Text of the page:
This is a conflation of a couple of Christmas meditations I wrote in my 'paper journal' back in the day (20 years ago and more. . .), and a partial re-post of what I posted here a few years back. . .
"Behold, the virgin shall conceive and bear a son,
and they will call his name Emmanuel - 'God With Us'."
- The Gospel According to Matthew, chapter 1, verse 23
(ref. The Book of the Prophet Isaiah, 7:14)
"The Word became flesh and dwelt among us."
- The Gospel According to John, chapter 1, verse 14
"In the past, God spoke to our forefathers through the prophets
at many times and in various ways;
But in these last days, He has spoken to us by His Son. . ."
- The Epistle to the Hebrews, chapter 1, verses 1-2
I recall a sermon I heard once, in which the preacher made the point that, in the Incarnation God, who is greater than the Universe, willingly confined Himself in human flesh. The One who created the Universe, who called it into being and sustains it by His merciful love, emptied Himself of his infinite Divine prerogatives and lived among us, as one of us, knowing in His own body our finitude, our weakness. It's as though I, in my compassion for worm-kind, became a worm, to live as a worm among the worms, to understand in my own life and experience, what worm-hood is like. Except that God taking on human flesh is a bigger existential 'leap' than me becoming a worm; I already know what it's like to live in a body, for one example. . .
So then - God is no longer remote from us; He has come to us - God is with us. He's One of Us (I think of the Joan Osborne song from the 90s; she asked a better question than perhaps she knew. . .)
How differently would we understand our lives if we were more consciously aware of this foundational truth - God is with us.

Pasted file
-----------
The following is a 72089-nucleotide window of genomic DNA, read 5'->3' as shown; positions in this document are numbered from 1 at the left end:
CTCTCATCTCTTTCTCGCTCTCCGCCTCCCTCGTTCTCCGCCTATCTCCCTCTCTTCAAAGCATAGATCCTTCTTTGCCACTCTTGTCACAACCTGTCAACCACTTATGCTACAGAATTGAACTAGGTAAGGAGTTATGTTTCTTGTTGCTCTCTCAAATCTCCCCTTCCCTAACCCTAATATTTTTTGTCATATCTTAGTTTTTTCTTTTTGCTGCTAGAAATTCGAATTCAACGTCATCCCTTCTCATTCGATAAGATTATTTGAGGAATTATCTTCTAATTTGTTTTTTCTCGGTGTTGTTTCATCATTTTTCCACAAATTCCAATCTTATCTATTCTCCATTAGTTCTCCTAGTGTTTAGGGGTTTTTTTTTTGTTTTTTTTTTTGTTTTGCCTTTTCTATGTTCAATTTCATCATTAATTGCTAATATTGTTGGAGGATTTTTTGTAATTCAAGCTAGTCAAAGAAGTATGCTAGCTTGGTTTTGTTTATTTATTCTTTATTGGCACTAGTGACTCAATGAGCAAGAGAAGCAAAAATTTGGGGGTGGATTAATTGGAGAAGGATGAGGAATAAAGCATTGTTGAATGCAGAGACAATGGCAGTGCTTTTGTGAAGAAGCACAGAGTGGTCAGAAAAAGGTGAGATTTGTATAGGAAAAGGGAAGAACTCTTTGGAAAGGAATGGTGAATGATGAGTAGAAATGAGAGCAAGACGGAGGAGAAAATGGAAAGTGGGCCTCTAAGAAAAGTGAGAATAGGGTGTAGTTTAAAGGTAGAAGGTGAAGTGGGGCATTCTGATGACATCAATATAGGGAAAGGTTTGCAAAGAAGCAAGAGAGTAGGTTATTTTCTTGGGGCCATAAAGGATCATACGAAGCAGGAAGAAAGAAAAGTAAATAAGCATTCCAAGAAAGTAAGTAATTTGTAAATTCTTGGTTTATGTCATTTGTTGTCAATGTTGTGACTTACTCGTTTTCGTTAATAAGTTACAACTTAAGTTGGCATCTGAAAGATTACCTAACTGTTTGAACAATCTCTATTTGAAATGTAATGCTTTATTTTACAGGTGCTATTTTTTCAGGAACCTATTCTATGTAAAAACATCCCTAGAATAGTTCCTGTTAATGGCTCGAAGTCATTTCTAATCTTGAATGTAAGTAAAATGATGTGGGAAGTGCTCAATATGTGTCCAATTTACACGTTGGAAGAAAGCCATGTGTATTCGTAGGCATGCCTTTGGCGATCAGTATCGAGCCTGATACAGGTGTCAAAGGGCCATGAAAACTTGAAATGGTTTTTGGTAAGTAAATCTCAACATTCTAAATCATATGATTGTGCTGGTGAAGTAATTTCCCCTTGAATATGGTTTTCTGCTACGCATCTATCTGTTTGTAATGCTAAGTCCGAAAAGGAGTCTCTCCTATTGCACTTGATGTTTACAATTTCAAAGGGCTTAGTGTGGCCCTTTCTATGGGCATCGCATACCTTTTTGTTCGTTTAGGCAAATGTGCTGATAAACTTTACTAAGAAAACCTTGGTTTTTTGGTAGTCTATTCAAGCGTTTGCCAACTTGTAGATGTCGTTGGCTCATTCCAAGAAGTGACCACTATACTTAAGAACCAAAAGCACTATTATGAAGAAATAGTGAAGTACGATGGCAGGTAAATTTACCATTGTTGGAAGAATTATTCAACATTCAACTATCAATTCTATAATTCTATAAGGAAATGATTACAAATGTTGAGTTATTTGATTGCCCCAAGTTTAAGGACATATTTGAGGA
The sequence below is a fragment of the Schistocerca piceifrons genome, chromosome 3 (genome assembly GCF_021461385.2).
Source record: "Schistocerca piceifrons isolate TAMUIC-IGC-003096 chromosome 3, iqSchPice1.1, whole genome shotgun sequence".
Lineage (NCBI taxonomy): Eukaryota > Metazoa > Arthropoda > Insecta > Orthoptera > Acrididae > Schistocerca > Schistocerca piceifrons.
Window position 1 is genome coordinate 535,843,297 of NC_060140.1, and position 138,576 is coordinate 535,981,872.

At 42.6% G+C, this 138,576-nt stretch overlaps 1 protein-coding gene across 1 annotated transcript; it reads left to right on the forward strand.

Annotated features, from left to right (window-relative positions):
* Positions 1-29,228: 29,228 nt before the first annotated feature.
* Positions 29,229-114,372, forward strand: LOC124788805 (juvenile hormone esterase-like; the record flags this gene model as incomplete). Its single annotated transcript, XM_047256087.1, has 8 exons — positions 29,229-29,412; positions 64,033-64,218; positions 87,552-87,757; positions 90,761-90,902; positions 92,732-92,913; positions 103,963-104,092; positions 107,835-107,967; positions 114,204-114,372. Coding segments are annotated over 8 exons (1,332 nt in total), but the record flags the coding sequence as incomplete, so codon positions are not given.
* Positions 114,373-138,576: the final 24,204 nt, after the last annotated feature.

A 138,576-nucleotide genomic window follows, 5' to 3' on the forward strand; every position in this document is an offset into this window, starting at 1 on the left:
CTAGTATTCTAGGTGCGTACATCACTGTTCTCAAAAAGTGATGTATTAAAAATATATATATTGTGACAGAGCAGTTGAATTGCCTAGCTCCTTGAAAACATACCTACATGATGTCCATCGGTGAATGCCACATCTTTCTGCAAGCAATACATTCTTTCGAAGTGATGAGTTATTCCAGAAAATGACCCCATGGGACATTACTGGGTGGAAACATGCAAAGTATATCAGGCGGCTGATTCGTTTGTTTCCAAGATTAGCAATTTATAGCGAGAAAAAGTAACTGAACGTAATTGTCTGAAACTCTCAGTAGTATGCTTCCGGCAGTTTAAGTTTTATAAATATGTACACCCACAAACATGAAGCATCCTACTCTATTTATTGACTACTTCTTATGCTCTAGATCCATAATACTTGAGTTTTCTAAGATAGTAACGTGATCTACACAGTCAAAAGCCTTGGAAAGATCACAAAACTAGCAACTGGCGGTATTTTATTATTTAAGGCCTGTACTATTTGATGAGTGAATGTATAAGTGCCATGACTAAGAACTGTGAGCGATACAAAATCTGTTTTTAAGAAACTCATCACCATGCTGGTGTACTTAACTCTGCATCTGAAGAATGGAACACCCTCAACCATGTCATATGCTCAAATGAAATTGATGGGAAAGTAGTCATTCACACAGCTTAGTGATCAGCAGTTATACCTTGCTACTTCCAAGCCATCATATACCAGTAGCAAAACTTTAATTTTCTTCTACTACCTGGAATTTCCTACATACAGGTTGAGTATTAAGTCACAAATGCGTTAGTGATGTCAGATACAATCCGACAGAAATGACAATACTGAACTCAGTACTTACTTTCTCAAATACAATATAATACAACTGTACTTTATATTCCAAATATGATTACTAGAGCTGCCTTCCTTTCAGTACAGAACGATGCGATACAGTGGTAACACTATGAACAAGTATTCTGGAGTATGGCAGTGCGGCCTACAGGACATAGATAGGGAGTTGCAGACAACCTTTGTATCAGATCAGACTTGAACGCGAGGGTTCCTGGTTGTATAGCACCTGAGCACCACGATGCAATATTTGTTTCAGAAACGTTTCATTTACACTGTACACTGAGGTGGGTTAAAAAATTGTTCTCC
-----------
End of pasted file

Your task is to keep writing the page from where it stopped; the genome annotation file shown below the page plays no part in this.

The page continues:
How differently would we relate to our minor trials (or our major ones, for that matter) if we knew - really knew - that God is with us.
How different would our sins look to us if we really understood that God is with us?
What a privilege, what an awesome possibility is laid before us - God has become one of us, that we might become like God. And yet how little do we - do I - take hold of it and venture so bold as to live by means of God's grace?
And then this -
"He who did not spare His own Son, but gave Him up for us all -
how will He not also graciously give us all things?"
- The Epistle of St. Paul to the Romans, chapter 8, verse 32
God didn't have to send His Son, the Eternal Word, to be incarnate, but he did. And if He did that, what won't he do for us? Can I even grasp what this - the Incarnation - means, in terms of how God wants to relate to me? With what gracious favor, what kindliness, what gratuitous, extravagant, profligate love, He regards me/us? The 'plans He has for us, plans for good and not for evil, to give us a future and a hope?' (ref. Jeremiah 29:11)
It reminds me of what CS Lewis said in 'The Weight of Glory' - "We muck about with drink and sex and ambition, when infinite joy is offered us." We just don't get it. . .
O God, have mercy on us; help us to see clearly, and to know, really know, the lavishness of your love for us. Let it change us, purify us, make us holy, make us more like you created us to be in the beginning, to be your presence in the world, to shine as lights in the darkness. . .